The beginning of the beginning

18 November 2012
Twenty-fifth Sunday after Pentecost
Proper 28B (RCL)

I Samuel 4:1-20
Psalm 16
Hebrews 10:11-25
Mark 13:1-8

I don’t think it overstates the case to say that the destruction of Herod’s Temple in 70 CE provided the defining crisis for both Christianity and Judaism as we know them today. As long as the Second Temple stood, both Jews and Christians (to the extent that it makes sense to use those words before the destruction) could look to the Temple as the focus of their identity. Questions of identity were not forced on either community.

When the Romans destroyed the Temple, identities which had been taken for granted were called into question. In Paul’s day, it was enough, regardless of where one lived in the Roman Empire, to contribute to the Temple cult to be considered a Jew, a practitioner of a licit religion. Paul was anxious that Christians be so considered, as demonstrated by his collection for the relief of the saints in Jerusalem. After the destruction, the contributions went into the Roman treasury.

In the passage from Mark’s Gospel for this week, we hear Jesus predict the destruction of the Temple (whether Mark was written just before or after the fact is an open question). Mark has his own reasons for placing this prediction on Jesus’ lips, making it appear as if the destruction were God’s punishment on the Jews for the crucifixion of Jesus. However, Mark does not cast this event as the catastrophe that will end the world. Instead, in this passage, it is “the beginning of the birth pangs.” Something new is in the works.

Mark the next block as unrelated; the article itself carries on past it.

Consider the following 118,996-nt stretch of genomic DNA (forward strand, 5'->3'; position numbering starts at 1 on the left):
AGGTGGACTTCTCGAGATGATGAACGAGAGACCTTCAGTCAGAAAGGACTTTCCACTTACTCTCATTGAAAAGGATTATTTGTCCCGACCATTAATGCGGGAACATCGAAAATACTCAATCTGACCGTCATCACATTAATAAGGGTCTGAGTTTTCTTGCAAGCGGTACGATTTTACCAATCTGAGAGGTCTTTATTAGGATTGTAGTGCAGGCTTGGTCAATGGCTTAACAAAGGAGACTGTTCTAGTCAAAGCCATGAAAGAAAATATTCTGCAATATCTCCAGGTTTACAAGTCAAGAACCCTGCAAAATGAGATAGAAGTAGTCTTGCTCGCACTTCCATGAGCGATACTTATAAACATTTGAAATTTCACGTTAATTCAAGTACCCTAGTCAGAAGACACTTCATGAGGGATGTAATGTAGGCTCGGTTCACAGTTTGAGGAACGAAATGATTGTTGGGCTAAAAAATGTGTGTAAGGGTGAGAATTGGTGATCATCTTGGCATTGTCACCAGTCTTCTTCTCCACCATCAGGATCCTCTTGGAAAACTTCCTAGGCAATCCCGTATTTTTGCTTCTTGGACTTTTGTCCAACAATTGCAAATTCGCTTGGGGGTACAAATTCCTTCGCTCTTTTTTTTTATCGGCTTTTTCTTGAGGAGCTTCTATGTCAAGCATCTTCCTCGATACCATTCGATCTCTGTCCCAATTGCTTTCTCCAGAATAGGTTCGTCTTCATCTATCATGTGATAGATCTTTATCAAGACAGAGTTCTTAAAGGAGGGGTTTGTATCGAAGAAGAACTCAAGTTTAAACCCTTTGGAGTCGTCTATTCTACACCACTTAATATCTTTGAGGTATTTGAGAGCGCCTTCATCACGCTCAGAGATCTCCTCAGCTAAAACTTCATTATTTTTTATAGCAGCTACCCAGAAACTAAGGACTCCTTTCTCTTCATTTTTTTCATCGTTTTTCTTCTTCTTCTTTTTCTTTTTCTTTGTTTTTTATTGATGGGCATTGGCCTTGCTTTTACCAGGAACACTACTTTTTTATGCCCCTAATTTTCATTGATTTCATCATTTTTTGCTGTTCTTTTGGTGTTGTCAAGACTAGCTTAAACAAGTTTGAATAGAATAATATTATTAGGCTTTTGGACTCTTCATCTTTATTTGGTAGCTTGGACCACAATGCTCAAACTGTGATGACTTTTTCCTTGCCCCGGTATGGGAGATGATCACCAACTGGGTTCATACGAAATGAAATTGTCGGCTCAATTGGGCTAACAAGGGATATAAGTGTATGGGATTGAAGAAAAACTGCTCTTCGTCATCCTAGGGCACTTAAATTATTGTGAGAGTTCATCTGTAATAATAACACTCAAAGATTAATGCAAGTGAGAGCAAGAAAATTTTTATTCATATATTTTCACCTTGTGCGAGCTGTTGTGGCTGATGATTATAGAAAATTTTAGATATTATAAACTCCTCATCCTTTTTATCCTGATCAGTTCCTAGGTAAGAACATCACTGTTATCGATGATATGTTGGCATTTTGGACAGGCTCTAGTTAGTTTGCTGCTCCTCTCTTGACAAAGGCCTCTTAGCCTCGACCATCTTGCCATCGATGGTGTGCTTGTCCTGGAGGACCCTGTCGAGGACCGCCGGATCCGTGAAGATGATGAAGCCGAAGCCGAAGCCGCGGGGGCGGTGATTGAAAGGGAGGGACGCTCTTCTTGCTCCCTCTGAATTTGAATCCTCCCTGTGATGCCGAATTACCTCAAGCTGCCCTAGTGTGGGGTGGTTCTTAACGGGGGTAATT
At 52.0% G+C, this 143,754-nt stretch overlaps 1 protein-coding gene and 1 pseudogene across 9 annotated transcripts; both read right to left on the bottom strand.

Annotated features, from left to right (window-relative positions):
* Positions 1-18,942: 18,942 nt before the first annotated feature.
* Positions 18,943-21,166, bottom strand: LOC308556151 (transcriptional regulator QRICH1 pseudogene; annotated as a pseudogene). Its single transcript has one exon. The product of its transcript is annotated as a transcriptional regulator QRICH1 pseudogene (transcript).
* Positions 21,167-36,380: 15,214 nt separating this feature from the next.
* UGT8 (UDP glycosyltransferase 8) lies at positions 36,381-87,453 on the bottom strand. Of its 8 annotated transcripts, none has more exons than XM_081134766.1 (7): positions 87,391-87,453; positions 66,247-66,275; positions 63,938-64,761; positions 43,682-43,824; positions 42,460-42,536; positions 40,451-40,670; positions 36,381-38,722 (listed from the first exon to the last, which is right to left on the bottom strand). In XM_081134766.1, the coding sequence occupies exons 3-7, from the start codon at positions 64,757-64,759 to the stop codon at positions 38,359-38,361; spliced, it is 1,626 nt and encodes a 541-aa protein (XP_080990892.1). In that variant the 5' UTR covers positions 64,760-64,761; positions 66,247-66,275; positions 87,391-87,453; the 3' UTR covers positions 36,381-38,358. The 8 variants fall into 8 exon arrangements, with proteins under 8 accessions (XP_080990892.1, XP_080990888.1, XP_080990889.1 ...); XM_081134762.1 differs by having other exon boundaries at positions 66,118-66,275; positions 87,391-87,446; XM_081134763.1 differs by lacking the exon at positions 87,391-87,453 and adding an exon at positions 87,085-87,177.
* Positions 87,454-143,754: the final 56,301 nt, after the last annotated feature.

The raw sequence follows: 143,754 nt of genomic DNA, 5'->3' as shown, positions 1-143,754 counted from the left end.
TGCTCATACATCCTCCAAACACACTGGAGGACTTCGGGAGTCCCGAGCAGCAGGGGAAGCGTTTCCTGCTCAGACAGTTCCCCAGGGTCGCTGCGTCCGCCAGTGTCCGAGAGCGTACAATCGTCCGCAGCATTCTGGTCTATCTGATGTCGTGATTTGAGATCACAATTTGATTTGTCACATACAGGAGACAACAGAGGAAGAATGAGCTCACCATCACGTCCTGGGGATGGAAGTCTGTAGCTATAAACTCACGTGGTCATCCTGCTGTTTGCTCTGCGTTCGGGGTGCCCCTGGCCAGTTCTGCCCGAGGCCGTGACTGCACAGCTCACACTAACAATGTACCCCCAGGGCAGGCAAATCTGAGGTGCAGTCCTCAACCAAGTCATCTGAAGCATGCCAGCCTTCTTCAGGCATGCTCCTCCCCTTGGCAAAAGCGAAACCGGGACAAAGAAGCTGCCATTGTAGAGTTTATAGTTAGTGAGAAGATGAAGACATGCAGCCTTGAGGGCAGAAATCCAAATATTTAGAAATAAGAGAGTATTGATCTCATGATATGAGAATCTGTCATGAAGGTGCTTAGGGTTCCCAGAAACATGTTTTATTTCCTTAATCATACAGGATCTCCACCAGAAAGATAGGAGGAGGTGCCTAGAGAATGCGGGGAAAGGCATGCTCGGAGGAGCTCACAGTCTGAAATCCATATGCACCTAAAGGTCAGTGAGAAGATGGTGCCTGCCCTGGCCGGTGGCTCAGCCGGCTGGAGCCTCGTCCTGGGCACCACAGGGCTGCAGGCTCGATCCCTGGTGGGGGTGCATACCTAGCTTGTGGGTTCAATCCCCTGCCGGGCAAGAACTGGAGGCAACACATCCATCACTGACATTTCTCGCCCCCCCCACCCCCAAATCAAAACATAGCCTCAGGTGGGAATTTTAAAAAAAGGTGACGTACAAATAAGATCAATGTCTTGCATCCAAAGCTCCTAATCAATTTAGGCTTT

In Mark’s Gospel (and indeed all who copied him), at the moment Jesus died, the curtain in the Temple was torn from top to bottom, indicating that God had left the inner chamber. The Temple was just an empty hulk from that moment until its actual destruction, for Mark.

The Letter to the Hebrews seeks to line up this new Christian identity with Jewish practice, both ancient and contemporaneous (if the Temple still stood, or recently past, if not). In the cult laid out in Leviticus, the High Priest entered the inner chamber of the Temple, where the ark of the covenant was, once each year to reestablish the kinship of God with God’s people. The High Priest sprinkled the blood of a goat on the mercy seat and then on the people, so that God and the people were linked by blood. The author of Hebrews shows Jesus entering the true Holy of holies in heaven (not the hand-made copy on earth) with his own blood, and establishing blood-kinship with God once and for all. And because Jesus shared flesh and blood with us, our kinship with God is established with Jesus’. Whether or not the author knew of the tradition of the tearing of the curtain at Jesus’ death is not clear, but the similarity of imagery is suggestive. But instead of suggesting God has left the Temple, it suggests our way to God is now open.

So, rather than the logion about not one stone left upon another suggesting something in the past now being closed, it suggests that something in the future is now open. This is just the beginnings of the birth pangs, in which the new creation is waiting to come to birth. We enter God’s presence through Jesus’ blood to intercede for the world.

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